June 6, 2012 -- Gina Baker carefully weighed the pros and cons of a CT scan for her 1-year-old son.
"His pediatrician said she wanted to do a scan to make sure everything was OK," said Baker, explaining concerns that "the little guy's" head was growing too quickly. "They told me the risks from the radiation were low, but you definitely struggle with those types of decisions as a parent."
The scan came back normal, giving Baker some peace of mind. But the 31-year-old nurse and blogger from Brigham City, Utah, said she still worries about the test's long term effects -- a fear bolstered by a new study linking childhood CT scans to cancer later in life.
"Radiation exposure from CT scans was associated with an increased risk of brain cancer and leukemia, and that risk increased with increasing levels of radiation exposure," said Amy Berrington de González, a radiation epidemiologist at the National Cancer Institute in Bethesda, Md., and co-author of the study published today in The Lancet.
The study, of more than 355,000 children and teens in the U.K., found those exposed to 60 milligrays of radiation -- the cumulative dose of two brain CT scans -- were three times more likely to develop brain tumors. Those exposed to 50 milligrays of radiation were three times more likely to develop leukemia, a cancer of the white blood cells produced in the bone marrow.
Berrington de González stressed that the absolute cancer risk is very small, accounting for one extra cancer case per 30,000 children scanned.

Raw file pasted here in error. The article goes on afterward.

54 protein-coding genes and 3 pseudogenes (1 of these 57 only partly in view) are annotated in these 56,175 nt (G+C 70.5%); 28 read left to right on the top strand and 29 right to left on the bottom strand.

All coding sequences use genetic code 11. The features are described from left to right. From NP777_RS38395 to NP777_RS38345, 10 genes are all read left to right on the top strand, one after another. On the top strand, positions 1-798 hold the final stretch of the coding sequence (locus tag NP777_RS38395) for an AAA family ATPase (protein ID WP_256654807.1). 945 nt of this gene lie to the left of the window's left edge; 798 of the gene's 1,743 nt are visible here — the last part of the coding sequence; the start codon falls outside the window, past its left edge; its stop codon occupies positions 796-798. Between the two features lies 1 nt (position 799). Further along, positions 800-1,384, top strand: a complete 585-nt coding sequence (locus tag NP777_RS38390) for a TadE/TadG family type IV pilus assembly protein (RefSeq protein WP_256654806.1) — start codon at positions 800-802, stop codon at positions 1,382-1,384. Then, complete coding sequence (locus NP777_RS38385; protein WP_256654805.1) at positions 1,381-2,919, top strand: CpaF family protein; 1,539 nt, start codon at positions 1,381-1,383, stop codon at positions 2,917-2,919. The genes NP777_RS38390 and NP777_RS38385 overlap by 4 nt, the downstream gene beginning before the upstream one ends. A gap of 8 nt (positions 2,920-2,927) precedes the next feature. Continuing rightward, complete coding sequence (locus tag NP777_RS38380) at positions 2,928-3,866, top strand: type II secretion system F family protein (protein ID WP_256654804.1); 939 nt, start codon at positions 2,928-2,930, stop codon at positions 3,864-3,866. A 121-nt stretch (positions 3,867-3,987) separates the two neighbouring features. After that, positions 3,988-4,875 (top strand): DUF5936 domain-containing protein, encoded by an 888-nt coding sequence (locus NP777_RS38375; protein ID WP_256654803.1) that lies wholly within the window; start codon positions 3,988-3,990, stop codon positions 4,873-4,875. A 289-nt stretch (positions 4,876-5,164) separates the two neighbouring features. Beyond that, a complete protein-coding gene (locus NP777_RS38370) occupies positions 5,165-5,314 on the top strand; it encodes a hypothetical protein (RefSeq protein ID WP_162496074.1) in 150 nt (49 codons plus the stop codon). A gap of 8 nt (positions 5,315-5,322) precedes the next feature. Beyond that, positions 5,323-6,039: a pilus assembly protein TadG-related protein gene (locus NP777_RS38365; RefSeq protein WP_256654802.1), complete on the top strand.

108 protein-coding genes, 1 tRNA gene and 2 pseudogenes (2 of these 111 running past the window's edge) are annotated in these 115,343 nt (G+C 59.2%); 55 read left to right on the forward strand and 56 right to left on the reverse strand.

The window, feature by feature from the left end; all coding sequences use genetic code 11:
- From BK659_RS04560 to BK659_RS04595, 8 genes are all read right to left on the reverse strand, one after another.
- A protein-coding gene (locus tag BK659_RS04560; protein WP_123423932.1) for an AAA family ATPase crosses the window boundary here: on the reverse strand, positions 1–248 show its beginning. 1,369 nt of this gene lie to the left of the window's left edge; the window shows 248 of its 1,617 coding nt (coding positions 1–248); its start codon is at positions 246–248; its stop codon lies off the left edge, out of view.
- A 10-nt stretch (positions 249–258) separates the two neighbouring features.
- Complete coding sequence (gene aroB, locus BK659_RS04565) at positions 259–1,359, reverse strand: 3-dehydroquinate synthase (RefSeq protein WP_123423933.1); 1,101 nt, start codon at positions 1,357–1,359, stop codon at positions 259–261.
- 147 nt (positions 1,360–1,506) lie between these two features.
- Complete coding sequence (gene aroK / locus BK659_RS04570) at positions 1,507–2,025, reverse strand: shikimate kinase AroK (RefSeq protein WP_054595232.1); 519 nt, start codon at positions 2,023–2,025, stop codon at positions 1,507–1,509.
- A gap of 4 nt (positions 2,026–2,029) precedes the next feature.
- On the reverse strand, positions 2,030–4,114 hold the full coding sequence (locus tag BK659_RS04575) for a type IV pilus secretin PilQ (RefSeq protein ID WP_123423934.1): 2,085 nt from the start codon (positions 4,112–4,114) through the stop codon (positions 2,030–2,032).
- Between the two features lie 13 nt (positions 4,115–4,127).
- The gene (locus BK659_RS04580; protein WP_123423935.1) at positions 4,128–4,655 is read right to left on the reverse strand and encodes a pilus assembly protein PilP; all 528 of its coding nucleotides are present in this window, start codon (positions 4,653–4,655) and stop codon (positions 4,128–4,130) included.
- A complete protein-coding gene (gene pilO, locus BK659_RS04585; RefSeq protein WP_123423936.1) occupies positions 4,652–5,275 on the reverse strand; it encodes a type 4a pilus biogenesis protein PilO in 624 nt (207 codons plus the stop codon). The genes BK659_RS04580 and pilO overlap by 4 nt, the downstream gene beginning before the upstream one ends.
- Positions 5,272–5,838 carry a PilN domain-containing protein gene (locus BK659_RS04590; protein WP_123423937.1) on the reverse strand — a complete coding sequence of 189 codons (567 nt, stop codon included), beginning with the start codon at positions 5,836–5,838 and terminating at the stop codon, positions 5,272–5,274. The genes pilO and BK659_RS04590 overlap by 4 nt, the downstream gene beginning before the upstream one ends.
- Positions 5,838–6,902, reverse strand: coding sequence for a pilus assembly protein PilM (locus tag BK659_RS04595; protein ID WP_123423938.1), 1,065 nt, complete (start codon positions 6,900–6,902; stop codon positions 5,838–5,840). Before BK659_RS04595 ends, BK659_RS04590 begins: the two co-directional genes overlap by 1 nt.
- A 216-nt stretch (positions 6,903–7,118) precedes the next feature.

"Providing the scan is clinically justified and performed properly with a child size dose of radiation, the benefits should easily outweigh the risks," she said.
But for parents like Baker, forced to quickly weigh the immediate benefits with the long term risks, the decision is far from easy.
"You want to do what's best for your family," she said. "I did agonize over it."
Radiation has long been known to cause DNA damage that can lead to cancer. But the cancer-causing effects of doses doled out during CT scans were purely theoretical.
"Those estimates drew a lot of controversy because they were based on the cancer risk in atomic bomb survivors," said Dr. David Brenner, director of Columbia University's Center for Radiological Research and lead author of the 2001 study estimating the cancer risk from CT scans. "There was debate about whether the risks were real, and this study shows pretty unequivocally that they are."
But Brenner said the benefits of CT scans, namely their ability to quickly detect life-threatening problems and guide life-saving surgeries, indeed outweigh the risks.
"All medical procedures have risks and benefits," he said. "That said, there are situations where CT scans are being used too much."
Brenner estimates some 20 percent of the country's 80 million CT scans each year are either unnecessary or could be replaced by a radiation-free ultrasound or MRI.
"That's why we need basic guidelines; decision rules that determine when a CT scan is medically appropriate," he said, adding that such guidelines already exist but are not always used.
Dr. Andrew Einstein, director of cardiac CT research at Columbia University Medical Center in New York City and author of an editorial accompanying the study, said he hopes doctors to think twice before ordering CT scans in children and parents will ask about alternatives.
"I think we need to redouble our efforts to ensure patients are getting appropriate tests with the lowest radiation dose possible," he said. "There are good reasons to use CT scans; it's a lifesaving test for many people. But with every good thing in medicine, there's a potential downside. And for CT scans it's the radiation."